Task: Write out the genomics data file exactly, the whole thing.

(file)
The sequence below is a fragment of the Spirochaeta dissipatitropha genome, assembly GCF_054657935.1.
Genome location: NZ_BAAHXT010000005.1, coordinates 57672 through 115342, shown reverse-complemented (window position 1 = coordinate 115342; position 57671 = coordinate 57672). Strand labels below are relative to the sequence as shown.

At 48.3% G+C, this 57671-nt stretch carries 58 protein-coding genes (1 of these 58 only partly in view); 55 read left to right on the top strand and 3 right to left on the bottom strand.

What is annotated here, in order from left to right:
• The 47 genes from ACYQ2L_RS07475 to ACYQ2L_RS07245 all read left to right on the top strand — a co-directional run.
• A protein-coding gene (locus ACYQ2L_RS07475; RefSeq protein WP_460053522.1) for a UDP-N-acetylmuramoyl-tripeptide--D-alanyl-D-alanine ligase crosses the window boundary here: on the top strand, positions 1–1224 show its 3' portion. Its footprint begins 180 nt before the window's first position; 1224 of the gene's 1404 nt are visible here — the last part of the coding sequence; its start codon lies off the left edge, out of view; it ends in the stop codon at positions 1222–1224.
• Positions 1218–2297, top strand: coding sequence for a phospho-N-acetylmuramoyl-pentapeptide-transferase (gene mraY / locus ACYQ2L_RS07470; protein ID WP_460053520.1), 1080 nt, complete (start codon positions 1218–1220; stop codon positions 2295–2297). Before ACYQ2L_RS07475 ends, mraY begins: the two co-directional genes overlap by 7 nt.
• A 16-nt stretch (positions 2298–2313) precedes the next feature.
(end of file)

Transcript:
The sequence below is a fragment of the Spirochaeta dissipatitropha genome, assembly GCF_054657935.1.
Genome location: NZ_BAAHXT010000005.1, coordinates 57672 through 115342, shown reverse-complemented (window position 1 = coordinate 115342; position 57671 = coordinate 57672). Strand labels below are relative to the sequence as shown.

At 48.3% G+C, this 57671-nt stretch carries 58 protein-coding genes (1 of these 58 only partly in view); 55 read left to right on the top strand and 3 right to left on the bottom strand.

What is annotated here, in order from left to right:
• The 47 genes from ACYQ2L_RS07475 to ACYQ2L_RS07245 all read left to right on the top strand — a co-directional run.
• A protein-coding gene (locus ACYQ2L_RS07475; RefSeq protein WP_460053522.1) for a UDP-N-acetylmuramoyl-tripeptide--D-alanyl-D-alanine ligase crosses the window boundary here: on the top strand, positions 1–1224 show its 3' portion. Its footprint begins 180 nt before the window's first position; 1224 of the gene's 1404 nt are visible here — the last part of the coding sequence; its start codon lies off the left edge, out of view; it ends in the stop codon at positions 1222–1224.
• Positions 1218–2297, top strand: coding sequence for a phospho-N-acetylmuramoyl-pentapeptide-transferase (gene mraY / locus ACYQ2L_RS07470; protein ID WP_460053520.1), 1080 nt, complete (start codon positions 1218–1220; stop codon positions 2295–2297). Before ACYQ2L_RS07475 ends, mraY begins: the two co-directional genes overlap by 7 nt.
• A 16-nt stretch (positions 2298–2313) precedes the next feature.